Are you getting divorced and selling your house? Maybe your divorce is finalized, and you have kept the home, but having second thoughts because of the financial burden. Have you been thinking what to do with your house in a divorce? Or, should you sell your house before or after divorce.
Your marriage began with your dream wedding, but due to many various reasons, it may not be ending like you both planned.
The process of finding the perfect house was long but so rewarding. Now the thought of going through a long divorce has left a bitter taste in your mouth. In the past, a couple only had to divide up assets, and these days they are dividing up liabilities.
What are you Giving up to Keep it?
According to Fidelity “Don’t necessarily hold onto the house. Your house may have sentimental value, but keeping it doesn’t always make financial sense, especially if it’s a stretch to pay for the upkeep and property taxes. A home is likely to have ongoing and unexpected expenses, and its future value isn’t assured.”
Divorces can be messy, the emotional and physical battle of dividing the responsibility of assets and liabilities can be draining. The home that held so many memories, good or bad, may not be allowing you to move on with your life.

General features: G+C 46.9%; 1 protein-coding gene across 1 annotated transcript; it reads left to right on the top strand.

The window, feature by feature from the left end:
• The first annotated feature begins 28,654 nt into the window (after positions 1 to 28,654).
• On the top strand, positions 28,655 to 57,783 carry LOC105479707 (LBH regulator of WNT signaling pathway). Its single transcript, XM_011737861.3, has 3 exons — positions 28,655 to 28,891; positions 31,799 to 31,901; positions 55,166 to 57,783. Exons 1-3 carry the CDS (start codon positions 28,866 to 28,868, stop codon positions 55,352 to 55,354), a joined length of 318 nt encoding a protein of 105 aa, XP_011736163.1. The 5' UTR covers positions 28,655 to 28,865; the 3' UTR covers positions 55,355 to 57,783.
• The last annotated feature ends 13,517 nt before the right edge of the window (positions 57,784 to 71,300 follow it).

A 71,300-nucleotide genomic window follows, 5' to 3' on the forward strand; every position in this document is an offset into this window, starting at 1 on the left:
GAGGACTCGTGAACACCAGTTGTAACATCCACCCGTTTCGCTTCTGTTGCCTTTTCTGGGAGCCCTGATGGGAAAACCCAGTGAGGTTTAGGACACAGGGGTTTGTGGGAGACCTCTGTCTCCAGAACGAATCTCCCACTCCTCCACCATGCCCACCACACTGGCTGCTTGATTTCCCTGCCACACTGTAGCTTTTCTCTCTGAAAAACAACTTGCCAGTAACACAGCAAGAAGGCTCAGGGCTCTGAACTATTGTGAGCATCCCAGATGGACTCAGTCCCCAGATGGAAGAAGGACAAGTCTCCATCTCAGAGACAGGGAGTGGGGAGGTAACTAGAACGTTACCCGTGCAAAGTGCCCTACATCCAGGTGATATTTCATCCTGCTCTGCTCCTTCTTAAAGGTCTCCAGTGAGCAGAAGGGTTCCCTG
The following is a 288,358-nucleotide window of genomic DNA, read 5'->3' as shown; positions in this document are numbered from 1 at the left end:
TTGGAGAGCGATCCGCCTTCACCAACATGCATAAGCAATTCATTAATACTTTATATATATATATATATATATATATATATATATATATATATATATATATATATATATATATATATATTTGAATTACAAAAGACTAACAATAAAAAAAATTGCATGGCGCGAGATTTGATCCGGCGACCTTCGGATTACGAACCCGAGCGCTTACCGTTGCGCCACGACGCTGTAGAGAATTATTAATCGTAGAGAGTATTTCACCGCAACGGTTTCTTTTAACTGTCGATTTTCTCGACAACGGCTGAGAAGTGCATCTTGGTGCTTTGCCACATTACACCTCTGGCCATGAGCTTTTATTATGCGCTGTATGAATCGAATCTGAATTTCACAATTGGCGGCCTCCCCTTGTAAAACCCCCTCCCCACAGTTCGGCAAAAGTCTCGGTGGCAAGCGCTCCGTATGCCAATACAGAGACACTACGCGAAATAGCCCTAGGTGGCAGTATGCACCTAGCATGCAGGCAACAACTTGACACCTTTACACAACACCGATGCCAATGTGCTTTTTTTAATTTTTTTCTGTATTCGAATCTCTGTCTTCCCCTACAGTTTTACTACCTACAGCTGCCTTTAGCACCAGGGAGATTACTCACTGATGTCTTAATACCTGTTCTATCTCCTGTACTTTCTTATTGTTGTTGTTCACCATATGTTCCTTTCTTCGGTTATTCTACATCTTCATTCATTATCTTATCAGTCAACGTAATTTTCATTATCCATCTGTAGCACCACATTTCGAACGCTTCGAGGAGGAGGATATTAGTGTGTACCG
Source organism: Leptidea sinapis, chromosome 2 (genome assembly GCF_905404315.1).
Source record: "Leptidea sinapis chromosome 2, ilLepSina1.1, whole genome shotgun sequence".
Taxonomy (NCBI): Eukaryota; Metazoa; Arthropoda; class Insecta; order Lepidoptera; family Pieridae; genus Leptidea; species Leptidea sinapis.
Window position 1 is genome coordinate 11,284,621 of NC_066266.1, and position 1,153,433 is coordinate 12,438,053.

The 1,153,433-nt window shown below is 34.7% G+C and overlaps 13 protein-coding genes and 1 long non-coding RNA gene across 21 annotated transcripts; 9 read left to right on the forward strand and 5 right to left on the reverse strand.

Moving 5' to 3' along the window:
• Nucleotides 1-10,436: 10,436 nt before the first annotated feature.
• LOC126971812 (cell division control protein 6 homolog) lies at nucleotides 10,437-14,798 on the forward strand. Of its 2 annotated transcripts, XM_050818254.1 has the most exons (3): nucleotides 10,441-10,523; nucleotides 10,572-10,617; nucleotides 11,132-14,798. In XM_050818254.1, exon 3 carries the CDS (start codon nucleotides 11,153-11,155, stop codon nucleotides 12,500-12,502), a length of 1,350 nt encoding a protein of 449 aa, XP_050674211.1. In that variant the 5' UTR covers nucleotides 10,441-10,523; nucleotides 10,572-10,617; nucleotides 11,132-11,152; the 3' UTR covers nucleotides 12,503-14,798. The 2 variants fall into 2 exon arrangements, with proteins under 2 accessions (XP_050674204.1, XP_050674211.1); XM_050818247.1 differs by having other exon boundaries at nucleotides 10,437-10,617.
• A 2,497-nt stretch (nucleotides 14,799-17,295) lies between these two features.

Will you need to withdraw money out of your retirement to keep up with the expenses? Or get a second or third job, just to keep your head above water. Or are you already drowning from results of your divorce and marital debt?
Is your time, health and mental state, really worth holding on to a home that was originally meant for the two of you? It may be time to sell your house after a divorce, and take the proceeds to start a new life.
Selling Your House
The time has come, either through the court or mutual agreement, and you are now being forced to sell your house after divorce.
According to Bankrate “In the current market, that’s easier said than done, especially for those who owe more on their mortgages than their houses are worth. They would have to either pay off the difference on the loan or opt for a short sale.”
Paying for the mortgage may become impossible, due to one paycheck instead of two. Opting to ignore the issue will only make matters worse. Has the thought of potentially beginning the process of selling your home, due to divorce, more than you can bare.
Foreclosure or short sale may feel like the only option. Yet it may be a decision you will pay for, for many years to come. A foreclosure guarantees to affect your credit score and future large purchases. Yet a short sale may leave the couple liable for the difference if the house sells for less than owed on the mortgage.
Or have you began the process of Selling your house but due to the market or condition of the home you can’t sell your house after divorce?